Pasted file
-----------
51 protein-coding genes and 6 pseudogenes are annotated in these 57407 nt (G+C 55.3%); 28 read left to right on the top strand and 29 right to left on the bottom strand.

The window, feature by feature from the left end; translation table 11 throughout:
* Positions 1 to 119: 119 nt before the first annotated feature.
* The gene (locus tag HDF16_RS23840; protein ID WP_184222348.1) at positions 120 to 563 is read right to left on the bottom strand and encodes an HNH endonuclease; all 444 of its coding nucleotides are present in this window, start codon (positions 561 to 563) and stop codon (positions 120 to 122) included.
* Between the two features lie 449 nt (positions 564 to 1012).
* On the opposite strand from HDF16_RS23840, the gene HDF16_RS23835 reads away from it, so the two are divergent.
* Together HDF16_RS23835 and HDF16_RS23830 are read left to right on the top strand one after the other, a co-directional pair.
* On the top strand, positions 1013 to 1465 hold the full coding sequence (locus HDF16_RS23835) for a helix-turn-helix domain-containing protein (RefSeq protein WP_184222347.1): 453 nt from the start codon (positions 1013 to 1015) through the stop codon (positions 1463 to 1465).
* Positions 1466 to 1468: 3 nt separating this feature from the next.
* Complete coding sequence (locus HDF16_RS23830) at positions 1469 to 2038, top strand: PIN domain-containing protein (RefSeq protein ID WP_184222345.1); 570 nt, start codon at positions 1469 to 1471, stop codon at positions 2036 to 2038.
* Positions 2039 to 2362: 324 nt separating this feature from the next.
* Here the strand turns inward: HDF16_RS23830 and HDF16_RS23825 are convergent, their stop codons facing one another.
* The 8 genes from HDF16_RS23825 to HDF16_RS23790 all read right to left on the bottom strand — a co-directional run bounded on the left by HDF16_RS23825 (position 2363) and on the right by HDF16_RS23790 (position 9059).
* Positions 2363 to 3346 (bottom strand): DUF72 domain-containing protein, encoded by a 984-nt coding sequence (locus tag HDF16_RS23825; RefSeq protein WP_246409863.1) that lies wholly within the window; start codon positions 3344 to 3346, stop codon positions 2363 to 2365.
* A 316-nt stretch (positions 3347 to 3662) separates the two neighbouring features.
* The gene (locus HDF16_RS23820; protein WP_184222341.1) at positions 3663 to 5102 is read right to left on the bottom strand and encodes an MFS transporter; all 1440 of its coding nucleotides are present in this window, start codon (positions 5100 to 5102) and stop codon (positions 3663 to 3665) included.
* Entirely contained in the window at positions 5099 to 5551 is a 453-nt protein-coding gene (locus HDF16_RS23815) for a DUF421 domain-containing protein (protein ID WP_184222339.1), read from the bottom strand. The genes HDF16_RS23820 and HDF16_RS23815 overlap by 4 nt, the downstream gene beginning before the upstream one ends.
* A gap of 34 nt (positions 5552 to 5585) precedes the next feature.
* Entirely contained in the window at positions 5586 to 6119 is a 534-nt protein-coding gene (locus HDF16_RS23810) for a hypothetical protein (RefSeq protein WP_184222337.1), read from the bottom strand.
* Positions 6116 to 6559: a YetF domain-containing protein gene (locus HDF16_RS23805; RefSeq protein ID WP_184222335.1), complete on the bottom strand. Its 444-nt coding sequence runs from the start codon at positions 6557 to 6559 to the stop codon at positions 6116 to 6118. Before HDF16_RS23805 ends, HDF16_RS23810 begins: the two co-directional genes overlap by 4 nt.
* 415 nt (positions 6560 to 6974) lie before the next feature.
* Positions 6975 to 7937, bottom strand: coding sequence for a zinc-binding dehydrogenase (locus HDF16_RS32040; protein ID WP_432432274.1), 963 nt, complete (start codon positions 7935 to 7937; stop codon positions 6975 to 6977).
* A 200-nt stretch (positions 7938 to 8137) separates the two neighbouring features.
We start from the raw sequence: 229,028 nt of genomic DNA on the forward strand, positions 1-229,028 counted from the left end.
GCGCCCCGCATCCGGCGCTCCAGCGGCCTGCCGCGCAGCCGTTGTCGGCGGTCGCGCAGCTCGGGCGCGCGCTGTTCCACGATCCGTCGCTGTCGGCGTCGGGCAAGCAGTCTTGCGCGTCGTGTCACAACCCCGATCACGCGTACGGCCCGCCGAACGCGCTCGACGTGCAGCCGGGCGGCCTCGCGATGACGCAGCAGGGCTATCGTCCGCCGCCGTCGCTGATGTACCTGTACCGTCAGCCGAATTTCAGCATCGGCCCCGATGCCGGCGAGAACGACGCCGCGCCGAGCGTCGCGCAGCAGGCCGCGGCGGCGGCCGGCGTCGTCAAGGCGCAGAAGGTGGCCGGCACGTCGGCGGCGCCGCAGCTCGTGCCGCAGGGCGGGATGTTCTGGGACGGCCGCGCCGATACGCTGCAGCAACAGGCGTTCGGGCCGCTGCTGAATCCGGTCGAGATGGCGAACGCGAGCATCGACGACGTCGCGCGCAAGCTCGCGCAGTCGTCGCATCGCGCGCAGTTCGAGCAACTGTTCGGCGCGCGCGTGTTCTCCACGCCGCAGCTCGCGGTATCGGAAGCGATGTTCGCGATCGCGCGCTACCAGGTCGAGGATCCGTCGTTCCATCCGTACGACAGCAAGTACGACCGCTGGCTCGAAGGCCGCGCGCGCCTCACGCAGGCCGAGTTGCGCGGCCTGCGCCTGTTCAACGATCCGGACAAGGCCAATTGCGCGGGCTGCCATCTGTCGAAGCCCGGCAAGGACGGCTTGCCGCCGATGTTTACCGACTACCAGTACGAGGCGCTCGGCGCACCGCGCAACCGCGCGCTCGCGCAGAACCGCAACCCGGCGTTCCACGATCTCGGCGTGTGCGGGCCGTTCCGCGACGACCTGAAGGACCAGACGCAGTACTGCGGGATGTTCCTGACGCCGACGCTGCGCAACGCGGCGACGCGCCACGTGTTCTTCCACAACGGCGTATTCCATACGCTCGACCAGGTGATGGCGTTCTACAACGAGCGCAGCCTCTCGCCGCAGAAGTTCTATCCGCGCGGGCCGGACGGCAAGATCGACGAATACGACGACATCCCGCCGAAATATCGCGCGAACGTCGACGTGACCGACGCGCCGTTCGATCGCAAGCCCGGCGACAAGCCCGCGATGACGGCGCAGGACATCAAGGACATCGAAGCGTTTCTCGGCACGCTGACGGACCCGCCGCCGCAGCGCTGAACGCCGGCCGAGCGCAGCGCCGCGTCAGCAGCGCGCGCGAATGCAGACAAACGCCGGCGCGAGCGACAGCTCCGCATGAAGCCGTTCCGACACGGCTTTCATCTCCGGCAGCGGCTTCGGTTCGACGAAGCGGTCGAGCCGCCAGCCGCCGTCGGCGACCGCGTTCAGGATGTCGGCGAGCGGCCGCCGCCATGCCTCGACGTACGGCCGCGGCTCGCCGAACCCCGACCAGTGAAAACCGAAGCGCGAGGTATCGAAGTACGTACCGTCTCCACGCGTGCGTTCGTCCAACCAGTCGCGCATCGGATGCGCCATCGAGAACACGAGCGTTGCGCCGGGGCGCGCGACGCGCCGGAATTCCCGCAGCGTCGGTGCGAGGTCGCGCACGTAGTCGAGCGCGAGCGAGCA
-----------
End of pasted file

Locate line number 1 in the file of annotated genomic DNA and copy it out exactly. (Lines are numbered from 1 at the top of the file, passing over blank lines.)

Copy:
51 protein-coding genes and 6 pseudogenes are annotated in these 57407 nt (G+C 55.3%); 28 read left to right on the top strand and 29 right to left on the bottom strand.